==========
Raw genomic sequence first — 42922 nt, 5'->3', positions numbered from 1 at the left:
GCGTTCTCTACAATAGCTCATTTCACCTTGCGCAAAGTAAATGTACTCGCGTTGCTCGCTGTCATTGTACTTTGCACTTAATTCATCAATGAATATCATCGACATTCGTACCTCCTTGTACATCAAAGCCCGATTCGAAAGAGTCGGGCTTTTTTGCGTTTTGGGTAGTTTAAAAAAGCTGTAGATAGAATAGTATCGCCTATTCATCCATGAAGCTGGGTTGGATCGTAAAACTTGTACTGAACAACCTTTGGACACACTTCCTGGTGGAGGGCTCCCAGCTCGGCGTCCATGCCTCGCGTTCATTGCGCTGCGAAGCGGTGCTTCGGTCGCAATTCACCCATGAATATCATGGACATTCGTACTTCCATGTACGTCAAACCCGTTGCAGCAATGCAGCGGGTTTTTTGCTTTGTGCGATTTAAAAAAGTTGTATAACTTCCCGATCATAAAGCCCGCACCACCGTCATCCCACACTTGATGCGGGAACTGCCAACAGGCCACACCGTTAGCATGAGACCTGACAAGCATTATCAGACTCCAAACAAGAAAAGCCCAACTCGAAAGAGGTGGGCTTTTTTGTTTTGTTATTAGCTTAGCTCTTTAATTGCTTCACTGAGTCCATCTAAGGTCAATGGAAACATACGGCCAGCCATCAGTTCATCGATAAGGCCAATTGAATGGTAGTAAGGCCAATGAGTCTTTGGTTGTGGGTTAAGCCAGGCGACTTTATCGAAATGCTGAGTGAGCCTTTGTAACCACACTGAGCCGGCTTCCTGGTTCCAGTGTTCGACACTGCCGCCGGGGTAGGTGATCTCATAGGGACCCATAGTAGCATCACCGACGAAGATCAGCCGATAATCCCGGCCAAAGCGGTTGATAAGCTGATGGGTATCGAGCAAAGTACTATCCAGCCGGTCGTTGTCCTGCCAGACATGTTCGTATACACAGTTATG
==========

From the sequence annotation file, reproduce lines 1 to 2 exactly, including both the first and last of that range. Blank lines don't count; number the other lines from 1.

Raw genomic sequence first — 42922 nt, 5'->3', positions numbered from 1 at the left:
GCGTTCTCTACAATAGCTCATTTCACCTTGCGCAAAGTAAATGTACTCGCGTTGCTCGCTGTCATTGTACTTTGCACTTAATTCATCAATGAATATCATCGACATTCGTACCTCCTTGTACATCAAAGCCCGATTCGAAAGAGTCGGGCTTTTTTGCGTTTTGGGTAGTTTAAAAAAGCTGTAGATAGAATAGTATCGCCTATTCATCCATGAAGCTGGGTTGGATCGTAAAACTTGTACTGAACAACCTTTGGACACACTTCCTGGTGGAGGGCTCCCAGCTCGGCGTCCATGCCTCGCGTTCATTGCGCTGCGAAGCGGTGCTTCGGTCGCAATTCACCCATGAATATCATGGACATTCGTACTTCCATGTACGTCAAACCCGTTGCAGCAATGCAGCGGGTTTTTTGCTTTGTGCGATTTAAAAAAGTTGTATAACTTCCCGATCATAAAGCCCGCACCACCGTCATCCCACACTTGATGCGGGAACTGCCAACAGGCCACACCGTTAGCATGAGACCTGACAAGCATTATCAGACTCCAAACAAGAAAAGCCCAACTCGAAAGAGGTGGGCTTTTTTGTTTTGTTATTAGCTTAGCTCTTTAATTGCTTCACTGAGTCCATCTAAGGTCAATGGAAACATACGGCCAGCCATCAGTTCATCGATAAGGCCAATTGAATGGTAGTAAGGCCAATGAGTCTTTGGTTGTGGGTTAAGCCAGGCGACTTTATCGAAATGCTGAGTGAGCCTTTGTAACCACACTGAGCCGGCTTCCTGGTTCCAGTGTTCGACACTGCCGCCGGGGTAGGTGATCTCATAGGGACCCATAGTAGCATCACCGACGAAGATCAGCCGATAATCCCGGCCAAAGCGGTTGATAAGCTGATGGGTATCGAGCAAAGTACTATCCAGCCGGTCGTTGTCCTGCCAGACATGTTCGTATACACAGTTATG